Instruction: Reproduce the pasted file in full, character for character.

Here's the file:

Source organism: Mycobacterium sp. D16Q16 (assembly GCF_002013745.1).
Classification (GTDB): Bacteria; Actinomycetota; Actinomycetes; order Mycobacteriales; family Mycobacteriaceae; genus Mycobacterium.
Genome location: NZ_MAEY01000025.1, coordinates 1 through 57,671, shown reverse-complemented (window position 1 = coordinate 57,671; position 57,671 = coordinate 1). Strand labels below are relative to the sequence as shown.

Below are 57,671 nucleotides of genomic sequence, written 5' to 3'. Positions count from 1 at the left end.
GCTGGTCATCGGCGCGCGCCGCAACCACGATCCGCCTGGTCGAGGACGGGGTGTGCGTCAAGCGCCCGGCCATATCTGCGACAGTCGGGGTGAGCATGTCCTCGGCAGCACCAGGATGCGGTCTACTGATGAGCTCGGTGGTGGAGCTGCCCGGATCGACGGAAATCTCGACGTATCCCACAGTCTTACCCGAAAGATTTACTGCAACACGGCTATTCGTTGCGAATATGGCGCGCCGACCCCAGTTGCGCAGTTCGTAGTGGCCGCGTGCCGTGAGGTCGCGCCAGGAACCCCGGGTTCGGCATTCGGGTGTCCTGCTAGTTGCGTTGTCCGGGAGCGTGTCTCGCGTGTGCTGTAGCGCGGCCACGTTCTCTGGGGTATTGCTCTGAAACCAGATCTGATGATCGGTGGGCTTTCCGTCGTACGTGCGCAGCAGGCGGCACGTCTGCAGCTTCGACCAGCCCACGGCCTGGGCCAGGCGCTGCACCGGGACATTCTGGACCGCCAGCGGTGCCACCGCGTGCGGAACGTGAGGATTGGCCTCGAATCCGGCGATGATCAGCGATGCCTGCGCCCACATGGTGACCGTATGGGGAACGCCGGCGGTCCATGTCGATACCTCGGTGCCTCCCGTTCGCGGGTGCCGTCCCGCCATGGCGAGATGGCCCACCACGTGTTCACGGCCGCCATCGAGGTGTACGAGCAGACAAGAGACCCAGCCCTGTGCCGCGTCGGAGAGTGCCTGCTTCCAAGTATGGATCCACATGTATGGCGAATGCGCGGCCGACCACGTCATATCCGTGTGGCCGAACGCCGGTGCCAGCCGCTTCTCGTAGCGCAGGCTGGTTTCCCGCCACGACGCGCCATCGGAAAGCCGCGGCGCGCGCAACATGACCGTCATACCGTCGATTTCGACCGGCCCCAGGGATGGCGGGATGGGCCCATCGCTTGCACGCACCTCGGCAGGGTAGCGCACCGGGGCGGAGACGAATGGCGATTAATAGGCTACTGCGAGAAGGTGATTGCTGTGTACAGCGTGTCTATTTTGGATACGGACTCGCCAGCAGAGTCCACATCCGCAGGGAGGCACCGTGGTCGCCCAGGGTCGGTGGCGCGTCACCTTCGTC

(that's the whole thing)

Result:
Source organism: Mycobacterium sp. D16Q16 (assembly GCF_002013745.1).
Classification (GTDB): Bacteria; Actinomycetota; Actinomycetes; order Mycobacteriales; family Mycobacteriaceae; genus Mycobacterium.
Genome location: NZ_MAEY01000025.1, coordinates 1 through 57,671, shown reverse-complemented (window position 1 = coordinate 57,671; position 57,671 = coordinate 1). Strand labels below are relative to the sequence as shown.

Below are 57,671 nucleotides of genomic sequence, written 5' to 3'. Positions count from 1 at the left end.
GCTGGTCATCGGCGCGCGCCGCAACCACGATCCGCCTGGTCGAGGACGGGGTGTGCGTCAAGCGCCCGGCCATATCTGCGACAGTCGGGGTGAGCATGTCCTCGGCAGCACCAGGATGCGGTCTACTGATGAGCTCGGTGGTGGAGCTGCCCGGATCGACGGAAATCTCGACGTATCCCACAGTCTTACCCGAAAGATTTACTGCAACACGGCTATTCGTTGCGAATATGGCGCGCCGACCCCAGTTGCGCAGTTCGTAGTGGCCGCGTGCCGTGAGGTCGCGCCAGGAACCCCGGGTTCGGCATTCGGGTGTCCTGCTAGTTGCGTTGTCCGGGAGCGTGTCTCGCGTGTGCTGTAGCGCGGCCACGTTCTCTGGGGTATTGCTCTGAAACCAGATCTGATGATCGGTGGGCTTTCCGTCGTACGTGCGCAGCAGGCGGCACGTCTGCAGCTTCGACCAGCCCACGGCCTGGGCCAGGCGCTGCACCGGGACATTCTGGACCGCCAGCGGTGCCACCGCGTGCGGAACGTGAGGATTGGCCTCGAATCCGGCGATGATCAGCGATGCCTGCGCCCACATGGTGACCGTATGGGGAACGCCGGCGGTCCATGTCGATACCTCGGTGCCTCCCGTTCGCGGGTGCCGTCCCGCCATGGCGAGATGGCCCACCACGTGTTCACGGCCGCCATCGAGGTGTACGAGCAGACAAGAGACCCAGCCCTGTGCCGCGTCGGAGAGTGCCTGCTTCCAAGTATGGATCCACATGTATGGCGAATGCGCGGCCGACCACGTCATATCCGTGTGGCCGAACGCCGGTGCCAGCCGCTTCTCGTAGCGCAGGCTGGTTTCCCGCCACGACGCGCCATCGGAAAGCCGCGGCGCGCGCAACATGACCGTCATACCGTCGATTTCGACCGGCCCCAGGGATGGCGGGATGGGCCCATCGCTTGCACGCACCTCGGCAGGGTAGCGCACCGGGGCGGAGACGAATGGCGATTAATAGGCTACTGCGAGAAGGTGATTGCTGTGTACAGCGTGTCTATTTTGGATACGGACTCGCCAGCAGAGTCCACATCCGCAGGGAGGCACCGTGGTCGCCCAGGGTCGGTGGCGCGTCACCTTCGTC